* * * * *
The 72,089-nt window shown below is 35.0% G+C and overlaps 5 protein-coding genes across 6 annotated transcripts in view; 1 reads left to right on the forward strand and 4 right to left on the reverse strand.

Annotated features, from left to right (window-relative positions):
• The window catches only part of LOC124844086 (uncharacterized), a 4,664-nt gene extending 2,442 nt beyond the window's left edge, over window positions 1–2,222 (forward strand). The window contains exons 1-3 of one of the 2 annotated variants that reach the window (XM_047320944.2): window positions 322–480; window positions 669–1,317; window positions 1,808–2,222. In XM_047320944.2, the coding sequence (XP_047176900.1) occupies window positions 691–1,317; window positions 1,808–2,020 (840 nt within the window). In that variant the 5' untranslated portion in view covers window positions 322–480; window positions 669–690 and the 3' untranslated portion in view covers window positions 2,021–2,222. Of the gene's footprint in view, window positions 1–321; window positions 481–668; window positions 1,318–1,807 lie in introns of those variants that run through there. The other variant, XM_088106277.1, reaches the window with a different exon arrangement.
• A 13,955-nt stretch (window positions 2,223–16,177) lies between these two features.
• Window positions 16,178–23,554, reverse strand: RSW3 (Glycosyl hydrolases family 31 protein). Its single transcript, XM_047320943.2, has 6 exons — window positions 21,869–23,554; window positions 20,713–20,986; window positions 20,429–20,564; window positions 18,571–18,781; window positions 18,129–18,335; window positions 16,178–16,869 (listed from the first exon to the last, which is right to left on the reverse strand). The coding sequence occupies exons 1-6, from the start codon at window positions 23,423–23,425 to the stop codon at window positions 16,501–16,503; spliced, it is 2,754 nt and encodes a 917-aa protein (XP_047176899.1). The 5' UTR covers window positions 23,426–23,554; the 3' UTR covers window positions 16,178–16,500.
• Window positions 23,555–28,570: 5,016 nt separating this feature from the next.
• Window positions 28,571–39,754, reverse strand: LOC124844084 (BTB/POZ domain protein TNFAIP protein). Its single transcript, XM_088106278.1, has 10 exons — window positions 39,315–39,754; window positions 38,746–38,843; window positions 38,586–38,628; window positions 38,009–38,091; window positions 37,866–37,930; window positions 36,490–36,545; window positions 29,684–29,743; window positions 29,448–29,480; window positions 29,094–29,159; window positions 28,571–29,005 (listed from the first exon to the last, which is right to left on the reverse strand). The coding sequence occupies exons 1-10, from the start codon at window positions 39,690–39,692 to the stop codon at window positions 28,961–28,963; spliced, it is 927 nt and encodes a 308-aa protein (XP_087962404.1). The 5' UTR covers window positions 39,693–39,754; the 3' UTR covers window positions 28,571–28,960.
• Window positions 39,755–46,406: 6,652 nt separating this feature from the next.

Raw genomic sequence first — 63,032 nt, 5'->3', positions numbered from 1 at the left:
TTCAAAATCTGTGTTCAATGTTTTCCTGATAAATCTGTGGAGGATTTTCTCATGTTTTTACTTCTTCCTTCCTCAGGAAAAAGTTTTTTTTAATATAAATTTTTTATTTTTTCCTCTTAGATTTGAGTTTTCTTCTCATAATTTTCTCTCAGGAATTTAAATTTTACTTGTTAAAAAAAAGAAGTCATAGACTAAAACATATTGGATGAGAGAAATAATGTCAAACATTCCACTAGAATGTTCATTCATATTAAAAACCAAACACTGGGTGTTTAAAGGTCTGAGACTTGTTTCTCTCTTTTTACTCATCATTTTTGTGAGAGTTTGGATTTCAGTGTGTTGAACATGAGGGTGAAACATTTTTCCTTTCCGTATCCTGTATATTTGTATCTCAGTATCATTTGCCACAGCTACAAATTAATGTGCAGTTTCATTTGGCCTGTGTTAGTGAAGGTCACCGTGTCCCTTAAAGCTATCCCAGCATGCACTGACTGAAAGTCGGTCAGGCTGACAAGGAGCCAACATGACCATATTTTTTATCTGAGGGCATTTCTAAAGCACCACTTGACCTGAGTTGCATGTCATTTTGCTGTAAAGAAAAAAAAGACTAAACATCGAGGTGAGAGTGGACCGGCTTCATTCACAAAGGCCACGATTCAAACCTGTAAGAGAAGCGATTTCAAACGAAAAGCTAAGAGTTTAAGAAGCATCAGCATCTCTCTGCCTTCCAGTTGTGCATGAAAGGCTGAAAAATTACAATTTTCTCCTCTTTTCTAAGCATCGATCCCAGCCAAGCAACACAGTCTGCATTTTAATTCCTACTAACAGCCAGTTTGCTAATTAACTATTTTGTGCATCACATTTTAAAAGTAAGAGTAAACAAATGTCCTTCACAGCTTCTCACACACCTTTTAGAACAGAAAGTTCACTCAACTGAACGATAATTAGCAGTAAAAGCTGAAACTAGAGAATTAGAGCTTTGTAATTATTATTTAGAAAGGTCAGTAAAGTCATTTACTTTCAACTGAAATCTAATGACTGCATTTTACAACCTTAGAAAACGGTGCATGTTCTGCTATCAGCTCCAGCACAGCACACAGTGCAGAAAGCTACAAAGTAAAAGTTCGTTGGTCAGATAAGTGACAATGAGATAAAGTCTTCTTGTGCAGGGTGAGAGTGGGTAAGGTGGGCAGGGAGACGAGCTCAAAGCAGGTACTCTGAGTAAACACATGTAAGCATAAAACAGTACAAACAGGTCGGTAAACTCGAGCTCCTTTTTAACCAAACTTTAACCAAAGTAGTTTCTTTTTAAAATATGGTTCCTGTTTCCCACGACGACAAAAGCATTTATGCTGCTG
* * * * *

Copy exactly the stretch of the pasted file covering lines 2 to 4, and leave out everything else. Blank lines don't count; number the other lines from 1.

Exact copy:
Annotated features, from left to right (window-relative positions):
• The window catches only part of LOC124844086 (uncharacterized), a 4,664-nt gene extending 2,442 nt beyond the window's left edge, over window positions 1–2,222 (forward strand). The window contains exons 1-3 of one of the 2 annotated variants that reach the window (XM_047320944.2): window positions 322–480; window positions 669–1,317; window positions 1,808–2,222. In XM_047320944.2, the coding sequence (XP_047176900.1) occupies window positions 691–1,317; window positions 1,808–2,020 (840 nt within the window). In that variant the 5' untranslated portion in view covers window positions 322–480; window positions 669–690 and the 3' untranslated portion in view covers window positions 2,021–2,222. Of the gene's footprint in view, window positions 1–321; window positions 481–668; window positions 1,318–1,807 lie in introns of those variants that run through there. The other variant, XM_088106277.1, reaches the window with a different exon arrangement.
• A 13,955-nt stretch (window positions 2,223–16,177) lies between these two features.